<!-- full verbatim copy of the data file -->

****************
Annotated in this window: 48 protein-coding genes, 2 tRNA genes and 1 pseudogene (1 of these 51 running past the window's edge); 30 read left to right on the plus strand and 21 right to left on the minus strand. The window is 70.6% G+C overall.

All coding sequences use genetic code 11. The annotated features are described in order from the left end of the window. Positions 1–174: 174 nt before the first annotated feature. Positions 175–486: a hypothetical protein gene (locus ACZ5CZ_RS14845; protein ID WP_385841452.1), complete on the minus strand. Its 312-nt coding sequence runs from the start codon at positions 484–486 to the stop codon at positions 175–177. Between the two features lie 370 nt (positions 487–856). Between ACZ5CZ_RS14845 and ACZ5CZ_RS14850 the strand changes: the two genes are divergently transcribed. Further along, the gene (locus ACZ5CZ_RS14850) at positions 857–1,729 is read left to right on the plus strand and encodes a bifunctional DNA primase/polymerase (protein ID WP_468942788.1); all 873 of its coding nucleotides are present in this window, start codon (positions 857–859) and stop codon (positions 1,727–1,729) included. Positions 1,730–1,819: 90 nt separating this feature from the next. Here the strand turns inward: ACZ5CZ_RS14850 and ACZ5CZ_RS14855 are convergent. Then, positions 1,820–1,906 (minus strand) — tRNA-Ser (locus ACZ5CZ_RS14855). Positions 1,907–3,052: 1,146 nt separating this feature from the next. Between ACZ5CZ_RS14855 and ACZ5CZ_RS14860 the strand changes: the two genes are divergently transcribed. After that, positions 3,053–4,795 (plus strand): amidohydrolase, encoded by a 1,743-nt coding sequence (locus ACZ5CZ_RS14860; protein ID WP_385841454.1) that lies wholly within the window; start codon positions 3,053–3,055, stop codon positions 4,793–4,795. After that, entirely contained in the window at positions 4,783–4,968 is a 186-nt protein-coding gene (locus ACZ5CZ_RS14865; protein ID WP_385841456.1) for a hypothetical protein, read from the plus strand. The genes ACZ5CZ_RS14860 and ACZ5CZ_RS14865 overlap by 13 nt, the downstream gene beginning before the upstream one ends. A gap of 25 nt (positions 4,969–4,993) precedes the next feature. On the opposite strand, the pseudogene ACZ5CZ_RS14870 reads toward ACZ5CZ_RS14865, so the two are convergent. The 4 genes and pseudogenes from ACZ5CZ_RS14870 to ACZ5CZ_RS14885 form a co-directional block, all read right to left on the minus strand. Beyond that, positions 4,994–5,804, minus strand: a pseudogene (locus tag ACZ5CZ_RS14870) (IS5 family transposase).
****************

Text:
Annotated in this window: 48 protein-coding genes, 2 tRNA genes and 1 pseudogene (1 of these 51 running past the window's edge); 30 read left to right on the plus strand and 21 right to left on the minus strand. The window is 70.6% G+C overall.

All coding sequences use genetic code 11. The annotated features are described in order from the left end of the window. Positions 1–174: 174 nt before the first annotated feature. Positions 175–486: a hypothetical protein gene (locus ACZ5CZ_RS14845; protein ID WP_385841452.1), complete on the minus strand. Its 312-nt coding sequence runs from the start codon at positions 484–486 to the stop codon at positions 175–177. Between the two features lie 370 nt (positions 487–856). Between ACZ5CZ_RS14845 and ACZ5CZ_RS14850 the strand changes: the two genes are divergently transcribed. Further along, the gene (locus ACZ5CZ_RS14850) at positions 857–1,729 is read left to right on the plus strand and encodes a bifunctional DNA primase/polymerase (protein ID WP_468942788.1); all 873 of its coding nucleotides are present in this window, start codon (positions 857–859) and stop codon (positions 1,727–1,729) included. Positions 1,730–1,819: 90 nt separating this feature from the next. Here the strand turns inward: ACZ5CZ_RS14850 and ACZ5CZ_RS14855 are convergent. Then, positions 1,820–1,906 (minus strand) — tRNA-Ser (locus ACZ5CZ_RS14855). Positions 1,907–3,052: 1,146 nt separating this feature from the next. Between ACZ5CZ_RS14855 and ACZ5CZ_RS14860 the strand changes: the two genes are divergently transcribed. After that, positions 3,053–4,795 (plus strand): amidohydrolase, encoded by a 1,743-nt coding sequence (locus ACZ5CZ_RS14860; protein ID WP_385841454.1) that lies wholly within the window; start codon positions 3,053–3,055, stop codon positions 4,793–4,795. After that, entirely contained in the window at positions 4,783–4,968 is a 186-nt protein-coding gene (locus ACZ5CZ_RS14865; protein ID WP_385841456.1) for a hypothetical protein, read from the plus strand. The genes ACZ5CZ_RS14860 and ACZ5CZ_RS14865 overlap by 13 nt, the downstream gene beginning before the upstream one ends. A gap of 25 nt (positions 4,969–4,993) precedes the next feature. On the opposite strand, the pseudogene ACZ5CZ_RS14870 reads toward ACZ5CZ_RS14865, so the two are convergent. The 4 genes and pseudogenes from ACZ5CZ_RS14870 to ACZ5CZ_RS14885 form a co-directional block, all read right to left on the minus strand. Beyond that, positions 4,994–5,804, minus strand: a pseudogene (locus tag ACZ5CZ_RS14870) (IS5 family transposase).